Friday, April 22, 2011

Post-liberation governance, aid effectiveness, and a less dismal science

On the difficulty of running a post-liberation government, with applications to Rwanda, Uganda, and South Sudan: 
the central challenge for power holders is often not economic, but political. Former rebels continue to use the informal mechanisms that suited them so well when conspiring outside government. Power consequently resides in a shadow state, characterised by the personal and reciprocal arrangements which developed in the struggle. … though optimists point to economic progress, the reality is one of intense intra-elite competition with incredible violent potential, as has been witnessed in all three countries in the past and as might soon occur again in Rwanda and South Sudan.
Last month’s violence in South Sudan between rebel groups and the government.   
“Satellite images released by US pressure group the Enough Project, appear to back up claims of troop reinforcements and northern ‘fortified encampments inside Abyei.’ … With the referendum over, [former peace] deals [between southern groups] are now falling apart as groups jockey for power.”
The ‘consensus’ still seems to be that outright war is unlikely, that enough people want to avoid it … but they don’t yet have the trust and social capital to make it a nonissue.

The Africa News Blog cynically posits that the lessons to be learned from Gbago’s fall are not the ones we might wish: don’t hold elections unless you know you’ll win, don’t let the news get out if they don’t, and do your election rigging well in advance (prevent opposition from getting out their voice) rather than trying to stuff ballot boxes.

How effective is aid in Madagascar? Aid doubled between 2008 and 2010 with few noticeable results.

How effective is aid in Haiti? Well, people would rather stay in the tent cities where conditions are much better thanks to the aid. Is that a good thing or a bad thing? It’s just a good thing we don’t have to actually talk to poor people to find out how to do this kind of work (/sarc)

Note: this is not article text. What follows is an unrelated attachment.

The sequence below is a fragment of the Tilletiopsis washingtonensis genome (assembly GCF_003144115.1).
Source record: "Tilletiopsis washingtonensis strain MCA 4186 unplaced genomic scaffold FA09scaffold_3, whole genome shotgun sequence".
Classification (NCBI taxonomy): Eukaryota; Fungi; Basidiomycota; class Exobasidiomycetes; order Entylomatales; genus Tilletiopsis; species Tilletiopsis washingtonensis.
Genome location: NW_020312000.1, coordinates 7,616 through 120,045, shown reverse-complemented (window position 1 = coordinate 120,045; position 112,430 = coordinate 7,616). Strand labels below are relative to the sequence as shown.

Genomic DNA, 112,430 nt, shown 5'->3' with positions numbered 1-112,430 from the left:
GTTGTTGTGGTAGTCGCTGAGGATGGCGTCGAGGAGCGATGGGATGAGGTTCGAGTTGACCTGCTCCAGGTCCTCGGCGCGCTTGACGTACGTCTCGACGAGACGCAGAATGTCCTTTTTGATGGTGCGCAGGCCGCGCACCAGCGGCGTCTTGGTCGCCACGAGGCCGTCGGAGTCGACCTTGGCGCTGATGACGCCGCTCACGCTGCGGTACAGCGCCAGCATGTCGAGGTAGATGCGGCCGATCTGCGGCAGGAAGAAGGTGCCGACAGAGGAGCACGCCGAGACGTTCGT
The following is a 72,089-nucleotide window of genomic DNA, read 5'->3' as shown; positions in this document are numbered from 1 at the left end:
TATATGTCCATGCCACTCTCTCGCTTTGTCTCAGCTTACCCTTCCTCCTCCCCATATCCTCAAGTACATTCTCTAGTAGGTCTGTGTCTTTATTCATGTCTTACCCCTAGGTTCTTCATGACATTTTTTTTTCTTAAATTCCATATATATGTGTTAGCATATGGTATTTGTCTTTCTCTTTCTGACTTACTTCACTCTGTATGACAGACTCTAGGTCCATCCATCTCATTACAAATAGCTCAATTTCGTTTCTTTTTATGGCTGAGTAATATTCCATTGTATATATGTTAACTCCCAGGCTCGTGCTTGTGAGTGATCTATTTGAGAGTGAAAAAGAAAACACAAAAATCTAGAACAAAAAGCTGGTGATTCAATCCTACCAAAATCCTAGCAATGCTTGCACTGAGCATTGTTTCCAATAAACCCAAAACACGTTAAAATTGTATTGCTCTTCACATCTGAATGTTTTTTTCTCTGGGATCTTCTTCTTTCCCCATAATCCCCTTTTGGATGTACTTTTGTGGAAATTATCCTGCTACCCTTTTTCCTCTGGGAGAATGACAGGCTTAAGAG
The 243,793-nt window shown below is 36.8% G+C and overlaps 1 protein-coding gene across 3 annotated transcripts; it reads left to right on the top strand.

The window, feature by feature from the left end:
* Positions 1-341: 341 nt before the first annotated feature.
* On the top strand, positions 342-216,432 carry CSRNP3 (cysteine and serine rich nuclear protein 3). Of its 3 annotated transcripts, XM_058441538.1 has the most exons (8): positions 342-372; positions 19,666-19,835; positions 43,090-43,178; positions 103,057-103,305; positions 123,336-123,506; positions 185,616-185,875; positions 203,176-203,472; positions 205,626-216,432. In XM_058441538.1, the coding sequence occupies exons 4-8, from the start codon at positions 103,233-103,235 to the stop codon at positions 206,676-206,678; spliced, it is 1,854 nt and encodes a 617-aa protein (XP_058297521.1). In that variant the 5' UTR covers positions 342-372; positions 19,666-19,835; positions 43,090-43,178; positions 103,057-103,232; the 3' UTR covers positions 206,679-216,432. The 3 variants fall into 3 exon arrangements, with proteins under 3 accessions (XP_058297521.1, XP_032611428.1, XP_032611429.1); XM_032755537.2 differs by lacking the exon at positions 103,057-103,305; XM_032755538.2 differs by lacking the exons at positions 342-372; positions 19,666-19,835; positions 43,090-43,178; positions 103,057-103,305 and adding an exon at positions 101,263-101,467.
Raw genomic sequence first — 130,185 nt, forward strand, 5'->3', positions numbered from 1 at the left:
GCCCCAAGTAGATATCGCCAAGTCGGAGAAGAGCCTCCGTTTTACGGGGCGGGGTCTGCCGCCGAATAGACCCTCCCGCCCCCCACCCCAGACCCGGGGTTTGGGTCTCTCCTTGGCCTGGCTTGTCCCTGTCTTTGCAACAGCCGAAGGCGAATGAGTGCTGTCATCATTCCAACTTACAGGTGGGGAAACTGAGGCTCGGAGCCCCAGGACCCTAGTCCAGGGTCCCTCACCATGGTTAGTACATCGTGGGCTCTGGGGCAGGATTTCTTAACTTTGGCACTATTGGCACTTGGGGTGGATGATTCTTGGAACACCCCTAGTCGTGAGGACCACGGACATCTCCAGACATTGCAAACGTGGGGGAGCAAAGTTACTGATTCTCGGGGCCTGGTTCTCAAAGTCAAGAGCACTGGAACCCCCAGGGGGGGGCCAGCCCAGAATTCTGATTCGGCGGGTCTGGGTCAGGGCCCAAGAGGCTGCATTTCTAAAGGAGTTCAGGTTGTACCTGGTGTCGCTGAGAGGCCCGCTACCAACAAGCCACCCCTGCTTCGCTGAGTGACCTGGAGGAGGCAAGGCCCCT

Over lunch two weeks ago, I wondered at the fact that media don’t run more positive stories about Africa like the successful, peaceful, free, and fair elections that happened recently. After all, since the West expects bad news, reporting more bad news is just “dog bites man,” it’s not news. When things go right, why don’t we see more news announcements “Something Goes Right in Africa.” … Might make an interesting blog title, that. 

One answer to why not is because, among the people who have information about the continent, it’s in very few people’s interest to widely spread good news. Another name for it is the Tragedy of the Commons in Selling Tragedy by Kenny, who has a book out trumpeting development successes: Remember Tolstoy’s maxim: “happy families are all alike; every unhappy family is unhappy in its own way.” From its introduction, Kenny writes that
the proportion of the population of sub-Saharan Africa affected by famine averaged less than three-tenths of a percent. The proportion who were refugees in 2005 was five-tenths of a percent. The number who died in wars between 1965 and 2001 averaged one one-hundredth of a percent.
For instance, on the plus side the Somali government prevented the trafficking of a pair of endangered lion cubs. See, occasionally the news in Africa really is about lions!

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